Sensory Issues Aren’t “Dramatic,” Contrary to What Adults Told Us

I am one of those Millennials who didn’t get diagnosed with a sensory disorder until I was in my thirties. Like many people our age, we grew up in a culture that thought every sensory complaint was little more than an attempt to inconvenience or annoy the surrounding adults.

Although my parents were always very attuned to my sensory issues, the other adults in my life weren’t. Teachers and caregivers often grew impatient when my tag bothered the back of my neck, the inside of my sweater got itchy, or the tights under my skirt began to fall down in the crotch and drive me crazy. I was told I was being fussy, difficult, or dramatic. Often, I was told that whatever I was feeling “didn’t actually feel like that” and I needed to get over it.

These days, as a parent myself, I take my kids’ sensory issues very seriously. As it turns out, many of us Millennials are healing ourselves through the act of caring for our kids’ sensory needs. It mends something within us to validate our kids’ feelings in this regard, and to do whatever it takes to make them feel comfortable.

This includes things like:

Removing tags from t-shirts

Turning socks inside out

Not serving foods with textures they don’t like

Letting kids have shaggy hair when gel bothers them

Letting them wash or wipe their hands whenever they want

Giving them headphones when the noise is overwhelming

Letting them be in a general state of undress when they’re at home

These are things that the adults in our orbit didn’t take time to do for us. Or, if they did, they made sure to make us feel like a burden because of it. I can remember one particular sticking point for me was wanting to wash my hands when there were weird textures on them. If I was, for example, using paint in art class and wanted to wash my hands when paint began to dry on them, teachers would tell me there was no sense in washing because I’d just get more paint on me as I worked. I could only wash my hands at the end.

And while I understand their dilemma—it would be a lot of chaos and disorganization if every student was getting up multiple times during an art lesson to wash their hands—it caused a lot of discomfort for me. Even as an adult, I can’t cook anything that requires getting ingredients on my hands (especially sticky ones like bread dough) without washing dozens of times throughout the process.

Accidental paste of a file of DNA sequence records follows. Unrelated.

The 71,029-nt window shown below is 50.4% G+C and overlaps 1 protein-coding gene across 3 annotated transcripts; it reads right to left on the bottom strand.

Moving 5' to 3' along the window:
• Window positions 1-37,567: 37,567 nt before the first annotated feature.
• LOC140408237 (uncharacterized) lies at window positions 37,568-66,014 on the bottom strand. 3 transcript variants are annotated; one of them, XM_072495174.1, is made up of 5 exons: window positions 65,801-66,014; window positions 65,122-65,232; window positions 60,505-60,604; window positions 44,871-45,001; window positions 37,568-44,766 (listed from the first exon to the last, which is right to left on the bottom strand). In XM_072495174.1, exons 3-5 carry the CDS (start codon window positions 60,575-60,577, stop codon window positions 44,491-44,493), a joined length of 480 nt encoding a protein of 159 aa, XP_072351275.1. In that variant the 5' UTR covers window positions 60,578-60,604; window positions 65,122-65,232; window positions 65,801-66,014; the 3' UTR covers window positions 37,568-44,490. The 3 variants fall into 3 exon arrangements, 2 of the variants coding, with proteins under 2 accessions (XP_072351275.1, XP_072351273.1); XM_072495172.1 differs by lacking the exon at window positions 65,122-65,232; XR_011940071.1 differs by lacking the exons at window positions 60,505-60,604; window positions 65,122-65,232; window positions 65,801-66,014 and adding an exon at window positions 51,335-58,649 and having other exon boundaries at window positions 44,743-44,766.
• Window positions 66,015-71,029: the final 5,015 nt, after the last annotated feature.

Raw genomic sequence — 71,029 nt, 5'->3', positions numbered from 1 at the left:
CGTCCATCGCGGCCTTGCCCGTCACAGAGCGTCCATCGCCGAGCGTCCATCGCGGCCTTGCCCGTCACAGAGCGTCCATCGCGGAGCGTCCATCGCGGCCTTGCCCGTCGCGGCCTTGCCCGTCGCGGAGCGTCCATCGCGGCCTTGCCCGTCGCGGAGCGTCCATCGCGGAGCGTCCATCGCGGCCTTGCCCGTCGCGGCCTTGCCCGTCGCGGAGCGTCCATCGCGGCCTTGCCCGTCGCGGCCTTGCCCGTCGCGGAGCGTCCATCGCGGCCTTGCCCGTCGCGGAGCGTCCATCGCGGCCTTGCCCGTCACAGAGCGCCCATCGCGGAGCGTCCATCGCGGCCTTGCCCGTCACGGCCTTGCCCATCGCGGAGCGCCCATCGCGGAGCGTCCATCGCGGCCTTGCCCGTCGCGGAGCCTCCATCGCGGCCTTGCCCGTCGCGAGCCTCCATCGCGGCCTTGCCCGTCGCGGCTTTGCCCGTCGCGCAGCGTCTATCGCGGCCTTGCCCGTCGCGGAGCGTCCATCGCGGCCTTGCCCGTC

Now that my children are old enough to cook with me, I have one child who needs to do the hand-washing thing, and one who doesn’t. Both are valid. We take hand-washing breaks when we need them and don’t make a fuss over it. It just is what it is.

I’m so glad that parents from our generation are practicing patience and compassion toward our kids with sensory issues. I think the collective wounds of having our sensory needs ignored have stuck with us, and rather than being angry or jaded, we’re simply choosing to do something about it. We are making life the tiniest bit easier for our sensory-kiddos, and I believe the world will be a better place because of it.

After all, empathy starts at home.


Amber Wardell is a doctor of psychology and author who speaks on women’s issues related to marriage, motherhood, and mental health. Subscribe to the free newsletter to get exclusive content delivered to your inbox and to never miss an upload.

Check out her blog called Compassionate Feminism on Psychology Today to join a feminist conversation centered in openness, empathy, and equity.

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